When teaching an ELL who may be struggling in her English academics, whether the ELL’s performance is attributable to SLA or a disability routinely arises as a critical question. Conflating the process of acquiring an L2 with the presence of a disability has high-stakes implications for ELLs: referral for special education services (Artiles, Rueda, Salazar, & Higareda, 2005; Klingner et al., 2005; Ortiz et al., 2011; Samson & Lesaux, 2009). For this reason, it is considered both best practice and a matter of social justice to distinguish between disability and SLA by ensuring the ELL is tested for a disability in her most dominant language (Council for Exceptional Children [CEC], 2010; DOJ & DOE, 2015). By doing so, schools can reduce the possibility of overrepresenting ELLs in special education. In cases when the evaluator, such as a school psychologist or speech pathologist, does not speak the ELL’s dominant language, a translator can be utilized. Categorically, the CEC (2010) states that all testing procedures and materials must not be linguistically or culturally discriminatory.


However, utilizing the L1 should not be a matter restricted to disability assessments; educators should use both languages to implement educational interventions as well as to collect bilingual data to understand the current abilities and needs of ELLs, especially those who are struggling academically (Esparza Brown & Doolittle, 2008). Ortiz et al. (2011) remind us that bilingual educators can be instrumental in preventing inappropriate referrals of ELLs for special education in early intervention or prereferral intervention models, such as response to intervention (RTI). Such models, which introduce systematic levels of interventions that increase with students’ needs before a special education referral (National Center on Response to Intervention, 2010), have been widely recommended for ELLs (Esparza Brown & Doolittle, 2008; Hoover, 2008; Klingner, Barletta, & Hoover, 2008; National Center on Response to Intervention, n.d.; Orosco & Klingner, 2010). Further, it is in these models that instruction in the L1 can be used as an intervention tool, aimed at strengthening the ELL’s academic performance while also serving the purpose of providing bilingual student data (Escamilla, 2006; Esparza Brown & Doolittle, 2008; Ortiz et al., 2011) to ensure a data-driven multimethod approach is being used.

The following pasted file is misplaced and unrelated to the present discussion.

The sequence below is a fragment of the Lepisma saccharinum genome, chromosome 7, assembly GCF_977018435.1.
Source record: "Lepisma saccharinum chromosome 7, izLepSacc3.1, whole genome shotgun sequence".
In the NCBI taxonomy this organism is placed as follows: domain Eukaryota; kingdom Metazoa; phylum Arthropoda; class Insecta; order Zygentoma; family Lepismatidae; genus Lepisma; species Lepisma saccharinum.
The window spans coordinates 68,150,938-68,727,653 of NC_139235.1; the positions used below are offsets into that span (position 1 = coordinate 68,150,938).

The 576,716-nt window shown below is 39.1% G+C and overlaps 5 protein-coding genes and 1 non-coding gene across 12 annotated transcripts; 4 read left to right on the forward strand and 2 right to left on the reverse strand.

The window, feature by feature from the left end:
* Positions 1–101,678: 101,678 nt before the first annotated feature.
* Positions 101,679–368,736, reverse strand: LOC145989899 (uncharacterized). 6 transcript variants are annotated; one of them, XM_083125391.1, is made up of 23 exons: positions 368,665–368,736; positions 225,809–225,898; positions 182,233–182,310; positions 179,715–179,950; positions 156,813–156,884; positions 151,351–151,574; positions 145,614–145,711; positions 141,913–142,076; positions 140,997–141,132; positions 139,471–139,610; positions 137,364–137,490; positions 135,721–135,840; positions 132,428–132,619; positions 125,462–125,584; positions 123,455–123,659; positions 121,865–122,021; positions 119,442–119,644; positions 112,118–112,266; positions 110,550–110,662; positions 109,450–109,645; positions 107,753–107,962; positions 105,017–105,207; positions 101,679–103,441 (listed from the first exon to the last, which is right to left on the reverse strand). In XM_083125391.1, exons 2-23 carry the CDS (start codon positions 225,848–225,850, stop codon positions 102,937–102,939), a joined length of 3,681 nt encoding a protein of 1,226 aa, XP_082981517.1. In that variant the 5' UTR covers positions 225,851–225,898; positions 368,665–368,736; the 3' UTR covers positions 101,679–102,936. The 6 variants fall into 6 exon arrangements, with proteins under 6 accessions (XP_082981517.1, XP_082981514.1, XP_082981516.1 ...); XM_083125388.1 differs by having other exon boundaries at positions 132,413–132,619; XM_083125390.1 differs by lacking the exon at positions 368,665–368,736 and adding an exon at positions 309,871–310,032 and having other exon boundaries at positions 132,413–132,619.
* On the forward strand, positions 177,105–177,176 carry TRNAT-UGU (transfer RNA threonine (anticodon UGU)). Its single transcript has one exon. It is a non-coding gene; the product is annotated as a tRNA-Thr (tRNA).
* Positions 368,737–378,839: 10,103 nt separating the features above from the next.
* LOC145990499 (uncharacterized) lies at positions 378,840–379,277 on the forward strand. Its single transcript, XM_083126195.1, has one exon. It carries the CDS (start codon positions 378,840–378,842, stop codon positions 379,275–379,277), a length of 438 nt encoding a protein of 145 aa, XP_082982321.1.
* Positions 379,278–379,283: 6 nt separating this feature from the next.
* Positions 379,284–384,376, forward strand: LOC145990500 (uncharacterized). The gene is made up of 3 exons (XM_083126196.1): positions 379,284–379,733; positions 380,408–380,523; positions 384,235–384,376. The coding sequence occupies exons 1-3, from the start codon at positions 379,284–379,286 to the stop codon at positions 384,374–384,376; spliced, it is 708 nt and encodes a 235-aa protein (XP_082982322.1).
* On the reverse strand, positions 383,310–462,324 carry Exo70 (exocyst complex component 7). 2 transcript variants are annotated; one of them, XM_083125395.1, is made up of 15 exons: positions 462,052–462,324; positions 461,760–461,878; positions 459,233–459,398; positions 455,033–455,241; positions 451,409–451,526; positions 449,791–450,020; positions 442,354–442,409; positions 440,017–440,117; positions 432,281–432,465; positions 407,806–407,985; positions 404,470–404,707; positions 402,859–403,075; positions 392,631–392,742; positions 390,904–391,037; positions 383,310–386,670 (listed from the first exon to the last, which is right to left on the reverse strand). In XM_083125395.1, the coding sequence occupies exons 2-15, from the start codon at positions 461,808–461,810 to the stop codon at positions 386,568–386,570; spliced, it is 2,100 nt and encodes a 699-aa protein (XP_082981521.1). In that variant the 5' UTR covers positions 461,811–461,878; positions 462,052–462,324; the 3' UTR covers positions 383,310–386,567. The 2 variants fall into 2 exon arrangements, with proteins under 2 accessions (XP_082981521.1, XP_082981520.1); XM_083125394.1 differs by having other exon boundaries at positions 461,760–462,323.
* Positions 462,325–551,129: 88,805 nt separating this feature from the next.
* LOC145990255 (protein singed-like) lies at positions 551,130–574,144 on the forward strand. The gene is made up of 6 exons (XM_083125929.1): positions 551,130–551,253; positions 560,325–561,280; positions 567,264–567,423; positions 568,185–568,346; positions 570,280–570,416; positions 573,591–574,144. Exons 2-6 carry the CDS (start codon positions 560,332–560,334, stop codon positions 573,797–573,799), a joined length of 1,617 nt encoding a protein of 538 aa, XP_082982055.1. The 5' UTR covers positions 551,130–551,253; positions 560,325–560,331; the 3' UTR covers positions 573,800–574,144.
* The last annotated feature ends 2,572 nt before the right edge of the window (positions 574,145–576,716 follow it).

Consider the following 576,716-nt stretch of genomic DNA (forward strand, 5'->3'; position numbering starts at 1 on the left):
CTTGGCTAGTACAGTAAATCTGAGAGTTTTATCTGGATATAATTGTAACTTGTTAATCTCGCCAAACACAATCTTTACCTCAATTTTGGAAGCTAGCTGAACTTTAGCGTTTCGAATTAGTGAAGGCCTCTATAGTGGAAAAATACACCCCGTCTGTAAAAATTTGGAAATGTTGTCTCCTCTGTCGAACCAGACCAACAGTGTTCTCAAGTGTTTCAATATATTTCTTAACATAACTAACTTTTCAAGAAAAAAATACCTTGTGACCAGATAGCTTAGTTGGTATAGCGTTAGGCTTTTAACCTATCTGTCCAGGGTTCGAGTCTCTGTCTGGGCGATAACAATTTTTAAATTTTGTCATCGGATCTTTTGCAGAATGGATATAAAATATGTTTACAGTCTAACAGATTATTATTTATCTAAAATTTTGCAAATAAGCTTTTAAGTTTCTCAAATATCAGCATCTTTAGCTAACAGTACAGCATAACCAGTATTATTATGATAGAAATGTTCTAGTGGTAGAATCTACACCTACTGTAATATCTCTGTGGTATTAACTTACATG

More generally, ELLs seem to benefit from the presence of both the L1 and L2 with regards to special education referral. In a study of California school districts, Artiles et al. (2005) found that participation in bilingual education programs significantly decreased the likelihood of ELLs’ placement in a resource room—a separate location where students receive specifically designed instruction for their disabilities—as compared to ELLs participating in English-only programs. Their findings, in fact, revealed that ELLs in English immersion programs were more frequently referred for special education services than ELLs in bilingual education programs, suggesting that the decreased presence of the L1 may be influential in increasing special education referrals.


IMPROVING ACADEMIC ACHIEVEMENT